Its cause is sometimes hard to pin down, but is typically blamed on loose or worn parts in the steering system for the Wrangler’s solid front axle. It’s also common in other vehicles that use a solid front axle, including heavy-duty pickup trucks and the Mercedes G-Class SUV.

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NHTSA told the Detroit Free Press that it is looking into the complaints. In the past, similar investigations resulted in the agency determining that the wobble did not pose a significant safety risk.

Jeep has nevertheless addressed Wrangler steering system problems through several Technical Service Bulletins over the years, which instruct mechanics how to deal with a known issue that doesn’t require a recall.

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Gary Gastelu is FoxNews.com’s Automotive Editor.

The Rivian R1S electric SUV is a very green off-road machine

LOS ANGELES – Hot on the heels of the reveal of its electric R1T pickup in Los Angeles on Monday night, startup automaker Rivan kept the pedal down on Tuesday and took the wraps off of the SUV that will share its battery-powered underpinnings.

The R1S three-row utility vehicle features the same futuristic headlights and overall styling of the pickup, but replaces its bed with a covered cargo area and third row of seats. It’s about the same size as the Land Rover Discovery and Range Rover that will likely be its primary, conventionally-powered competitors, and promises similar off-road capability, but with zero emissions.

The R1S will be offered with three battery sizes that Michigan-based Rivian claims will deliver from 250 miles to over 400 miles of range. Four individual electric motors, one for each wheel, provide all-wheel-drive and a precise power control on pavement, dirt and rocks, according to Rivian engineering director Mark Vinnels.

With a combined output of approximately 400 hp to 750 hp, depending on the model, the aluminum-bodied RS1 will be also able to tow 7700 pounds and accelerate to 100 mph in as little as 7 seconds. A standard air suspension can lift it high enough to provide 14 inches of ground clearance below its floor-mounted battery pack, which will be protected by composite and metal shielding.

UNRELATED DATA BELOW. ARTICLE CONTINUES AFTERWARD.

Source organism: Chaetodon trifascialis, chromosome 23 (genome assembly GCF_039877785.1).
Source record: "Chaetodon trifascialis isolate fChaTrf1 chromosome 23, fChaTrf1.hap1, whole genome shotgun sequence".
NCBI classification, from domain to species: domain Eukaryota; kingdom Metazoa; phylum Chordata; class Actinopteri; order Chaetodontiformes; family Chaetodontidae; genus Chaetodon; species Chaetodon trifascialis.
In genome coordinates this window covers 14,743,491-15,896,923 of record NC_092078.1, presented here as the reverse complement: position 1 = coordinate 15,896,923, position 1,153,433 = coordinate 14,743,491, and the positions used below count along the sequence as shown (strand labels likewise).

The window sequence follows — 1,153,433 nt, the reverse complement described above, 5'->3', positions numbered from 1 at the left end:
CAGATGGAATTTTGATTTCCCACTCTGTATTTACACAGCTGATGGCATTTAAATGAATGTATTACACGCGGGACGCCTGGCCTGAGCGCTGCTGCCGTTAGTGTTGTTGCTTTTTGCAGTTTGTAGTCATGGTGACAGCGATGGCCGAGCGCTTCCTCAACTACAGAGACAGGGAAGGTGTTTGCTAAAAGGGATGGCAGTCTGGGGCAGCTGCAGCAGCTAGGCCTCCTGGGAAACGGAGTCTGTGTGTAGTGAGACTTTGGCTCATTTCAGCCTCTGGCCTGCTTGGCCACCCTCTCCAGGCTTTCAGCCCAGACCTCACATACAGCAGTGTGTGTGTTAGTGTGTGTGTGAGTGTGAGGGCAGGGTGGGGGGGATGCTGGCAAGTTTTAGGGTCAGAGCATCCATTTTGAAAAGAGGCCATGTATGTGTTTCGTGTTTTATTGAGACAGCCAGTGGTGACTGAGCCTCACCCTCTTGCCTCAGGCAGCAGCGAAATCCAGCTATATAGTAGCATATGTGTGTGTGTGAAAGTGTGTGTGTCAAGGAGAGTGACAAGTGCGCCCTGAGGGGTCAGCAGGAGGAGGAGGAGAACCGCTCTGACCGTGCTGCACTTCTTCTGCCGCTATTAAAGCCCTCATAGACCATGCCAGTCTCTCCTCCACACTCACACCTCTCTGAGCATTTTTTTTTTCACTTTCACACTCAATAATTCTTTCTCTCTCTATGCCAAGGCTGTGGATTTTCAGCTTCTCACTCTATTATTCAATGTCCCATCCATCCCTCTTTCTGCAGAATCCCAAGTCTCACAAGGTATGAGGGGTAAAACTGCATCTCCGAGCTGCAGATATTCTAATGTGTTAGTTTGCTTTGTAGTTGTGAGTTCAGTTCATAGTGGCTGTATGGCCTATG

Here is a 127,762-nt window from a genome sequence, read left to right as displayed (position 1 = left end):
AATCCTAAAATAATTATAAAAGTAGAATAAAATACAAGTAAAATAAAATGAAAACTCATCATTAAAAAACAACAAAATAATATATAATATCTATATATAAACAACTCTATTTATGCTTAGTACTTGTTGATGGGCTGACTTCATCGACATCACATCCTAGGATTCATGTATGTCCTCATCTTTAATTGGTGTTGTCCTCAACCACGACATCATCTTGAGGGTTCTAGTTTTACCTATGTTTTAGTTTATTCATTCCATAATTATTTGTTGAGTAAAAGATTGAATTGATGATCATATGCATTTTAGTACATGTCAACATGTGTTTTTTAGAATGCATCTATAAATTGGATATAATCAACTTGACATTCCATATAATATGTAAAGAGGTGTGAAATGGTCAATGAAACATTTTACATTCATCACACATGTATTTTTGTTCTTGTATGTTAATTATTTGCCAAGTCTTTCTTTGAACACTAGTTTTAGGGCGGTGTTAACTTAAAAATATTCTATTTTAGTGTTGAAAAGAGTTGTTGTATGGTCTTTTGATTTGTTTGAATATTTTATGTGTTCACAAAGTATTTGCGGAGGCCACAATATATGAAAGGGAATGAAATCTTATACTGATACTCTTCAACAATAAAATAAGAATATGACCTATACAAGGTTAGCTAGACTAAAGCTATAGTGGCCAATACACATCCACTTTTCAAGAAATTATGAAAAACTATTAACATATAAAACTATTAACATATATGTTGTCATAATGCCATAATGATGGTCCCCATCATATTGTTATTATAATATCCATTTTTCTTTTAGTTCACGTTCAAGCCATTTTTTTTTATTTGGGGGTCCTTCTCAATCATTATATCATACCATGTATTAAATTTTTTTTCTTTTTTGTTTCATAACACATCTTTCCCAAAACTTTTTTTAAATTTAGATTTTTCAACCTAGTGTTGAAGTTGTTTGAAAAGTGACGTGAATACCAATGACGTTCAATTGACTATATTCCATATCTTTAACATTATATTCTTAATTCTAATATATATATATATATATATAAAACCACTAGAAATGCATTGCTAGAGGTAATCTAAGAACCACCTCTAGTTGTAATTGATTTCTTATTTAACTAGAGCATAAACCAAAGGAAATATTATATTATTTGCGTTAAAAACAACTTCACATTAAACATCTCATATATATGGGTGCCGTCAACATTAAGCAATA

(Rivian)

Despite the low placement of the battery pack and motors, Vinnels says the R1S can wade through over three feet of water and that its cabin is fully-sealed against leaks if you try. That’s also true for the 11 cubic-foot “frunk” storage compartment under the hood. Even if a couple of drips make it in to either, the R1S’s Chilewich carpets are washable.

And while the RS1 is aimed at adventurous types who like to drive themselves, Rivian says it will offer Level 3 autonomy, which is capable of self-driving in certain situations, like during highway cruising or while trudging along in stop-and-go traffic.

Rivan plans to start production of the R1S at its factory in Normal, Ill., in early 2021, a few months after the pickup goes on sale. Exact pricing hasn’t been announced, but the R1T is projected to start at $69,000.

MORE: THE R1T IS THE AMERICAN-MADE ELECTRIC PICKUP OF THE NEAR FUTURE

Gary Gastelu is FoxNews.com’s Automotive Editor.

‘Jeep Death Wobble’ reported on new Wrangler

An old problem has surfaced on the all-new Jeep Wrangler.

A handful of owners have reported experiencing the dreaded “Jeep Death Wobble” to the National Highway Traffic Safety Administration (NHTSA), according to the Detroit Free Press.

The issue, which hasn’t actually led to any known deaths or been officially deemed a safety hazard, is a violent vibration felt through the steering wheel, usually at high speeds.

Its cause is sometimes hard to pin down, but is typically blamed on loose or worn parts in the steering system for the Wrangler’s solid front axle. It’s also common in other vehicles that use a solid front axle, including heavy-duty pickup trucks and the Mercedes G-Class SUV.

Video

NHTSA told the Detroit Free Press that it is looking into the complaints. In the past, similar investigations resulted in the agency determining that the wobble did not pose a significant safety risk.

Jeep has nevertheless addressed Wrangler steering system problems through several Technical Service Bulletins over the years, which instruct mechanics how to deal with a known issue that doesn’t require a recall.

FOLLOW FOX NEWS AUTOS ON FACEBOOK FOR MORE

Gary Gastelu is FoxNews.com’s Automotive Editor.

The Rivian R1S electric SUV is a very green off-road machine